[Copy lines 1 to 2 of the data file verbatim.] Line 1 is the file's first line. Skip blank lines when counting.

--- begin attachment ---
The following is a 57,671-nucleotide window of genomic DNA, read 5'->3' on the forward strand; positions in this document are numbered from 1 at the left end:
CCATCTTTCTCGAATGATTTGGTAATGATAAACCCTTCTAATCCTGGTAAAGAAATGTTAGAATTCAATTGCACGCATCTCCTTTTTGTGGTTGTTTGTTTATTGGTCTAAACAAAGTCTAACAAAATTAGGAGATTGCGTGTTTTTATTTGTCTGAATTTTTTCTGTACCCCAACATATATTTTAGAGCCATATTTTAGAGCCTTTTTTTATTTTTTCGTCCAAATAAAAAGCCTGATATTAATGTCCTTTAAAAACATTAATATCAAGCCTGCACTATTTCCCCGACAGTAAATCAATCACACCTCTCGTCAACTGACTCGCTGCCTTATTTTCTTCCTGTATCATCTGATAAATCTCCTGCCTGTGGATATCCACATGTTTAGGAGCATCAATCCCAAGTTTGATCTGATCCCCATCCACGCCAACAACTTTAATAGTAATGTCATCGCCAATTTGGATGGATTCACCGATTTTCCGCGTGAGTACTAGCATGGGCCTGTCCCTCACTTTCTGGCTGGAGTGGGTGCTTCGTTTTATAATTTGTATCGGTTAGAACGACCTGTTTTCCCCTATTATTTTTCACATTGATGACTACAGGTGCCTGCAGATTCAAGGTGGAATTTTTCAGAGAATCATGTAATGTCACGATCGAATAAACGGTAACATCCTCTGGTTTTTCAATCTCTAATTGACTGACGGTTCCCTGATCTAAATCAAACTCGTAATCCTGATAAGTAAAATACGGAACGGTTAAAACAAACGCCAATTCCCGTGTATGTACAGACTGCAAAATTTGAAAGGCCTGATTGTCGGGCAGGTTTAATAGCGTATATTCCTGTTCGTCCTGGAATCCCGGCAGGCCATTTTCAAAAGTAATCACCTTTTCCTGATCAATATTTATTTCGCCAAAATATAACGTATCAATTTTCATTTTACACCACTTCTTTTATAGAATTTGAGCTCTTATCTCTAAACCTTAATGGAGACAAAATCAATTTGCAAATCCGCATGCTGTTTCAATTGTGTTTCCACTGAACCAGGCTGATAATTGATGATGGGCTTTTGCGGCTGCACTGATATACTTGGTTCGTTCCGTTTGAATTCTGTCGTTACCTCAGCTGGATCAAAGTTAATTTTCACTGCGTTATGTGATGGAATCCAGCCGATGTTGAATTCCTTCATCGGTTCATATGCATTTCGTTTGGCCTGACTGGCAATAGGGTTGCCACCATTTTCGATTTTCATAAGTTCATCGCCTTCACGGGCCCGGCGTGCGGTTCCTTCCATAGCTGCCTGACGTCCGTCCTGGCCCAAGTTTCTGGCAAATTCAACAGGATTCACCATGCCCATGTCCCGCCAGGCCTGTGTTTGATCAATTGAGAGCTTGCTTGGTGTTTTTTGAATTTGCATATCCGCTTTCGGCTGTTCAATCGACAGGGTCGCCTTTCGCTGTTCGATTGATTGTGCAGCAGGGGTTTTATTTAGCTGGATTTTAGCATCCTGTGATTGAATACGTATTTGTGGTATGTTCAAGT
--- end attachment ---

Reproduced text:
The following is a 57,671-nucleotide window of genomic DNA, read 5'->3' on the forward strand; positions in this document are numbered from 1 at the left end:
CCATCTTTCTCGAATGATTTGGTAATGATAAACCCTTCTAATCCTGGTAAAGAAATGTTAGAATTCAATTGCACGCATCTCCTTTTTGTGGTTGTTTGTTTATTGGTCTAAACAAAGTCTAACAAAATTAGGAGATTGCGTGTTTTTATTTGTCTGAATTTTTTCTGTACCCCAACATATATTTTAGAGCCATATTTTAGAGCCTTTTTTTATTTTTTCGTCCAAATAAAAAGCCTGATATTAATGTCCTTTAAAAACATTAATATCAAGCCTGCACTATTTCCCCGACAGTAAATCAATCACACCTCTCGTCAACTGACTCGCTGCCTTATTTTCTTCCTGTATCATCTGATAAATCTCCTGCCTGTGGATATCCACATGTTTAGGAGCATCAATCCCAAGTTTGATCTGATCCCCATCCACGCCAACAACTTTAATAGTAATGTCATCGCCAATTTGGATGGATTCACCGATTTTCCGCGTGAGTACTAGCATGGGCCTGTCCCTCACTTTCTGGCTGGAGTGGGTGCTTCGTTTTATAATTTGTATCGGTTAGAACGACCTGTTTTCCCCTATTATTTTTCACATTGATGACTACAGGTGCCTGCAGATTCAAGGTGGAATTTTTCAGAGAATCATGTAATGTCACGATCGAATAAACGGTAACATCCTCTGGTTTTTCAATCTCTAATTGACTGACGGTTCCCTGATCTAAATCAAACTCGTAATCCTGATAAGTAAAATACGGAACGGTTAAAACAAACGCCAATTCCCGTGTATGTACAGACTGCAAAATTTGAAAGGCCTGATTGTCGGGCAGGTTTAATAGCGTATATTCCTGTTCGTCCTGGAATCCCGGCAGGCCATTTTCAAAAGTAATCACCTTTTCCTGATCAATATTTATTTCGCCAAAATATAACGTATCAATTTTCATTTTACACCACTTCTTTTATAGAATTTGAGCTCTTATCTCTAAACCTTAATGGAGACAAAATCAATTTGCAAATCCGCATGCTGTTTCAATTGTGTTTCCACTGAACCAGGCTGATAATTGATGATGGGCTTTTGCGGCTGCACTGATATACTTGGTTCGTTCCGTTTGAATTCTGTCGTTACCTCAGCTGGATCAAAGTTAATTTTCACTGCGTTATGTGATGGAATCCAGCCGATGTTGAATTCCTTCATCGGTTCATATGCATTTCGTTTGGCCTGACTGGCAATAGGGTTGCCACCATTTTCGATTTTCATAAGTTCATCGCCTTCACGGGCCCGGCGTGCGGTTCCTTCCATAGCTGCCTGACGTCCGTCCTGGCCCAAGTTTCTGGCAAATTCAACAGGATTCACCATGCCCATGTCCCGCCAGGCCTGTGTTTGATCAATTGAGAGCTTGCTTGGTGTTTTTTGAATTTGCATATCCGCTTTCGGCTGTTCAATCGACAGGGTCGCCTTTCGCTGTTCGATTGATTGTGCAGCAGGGGTTTTATTTAGCTGGATTTTAGCATCCTGTGATTGAATACGTATTTGTGGTATGTTCAAGT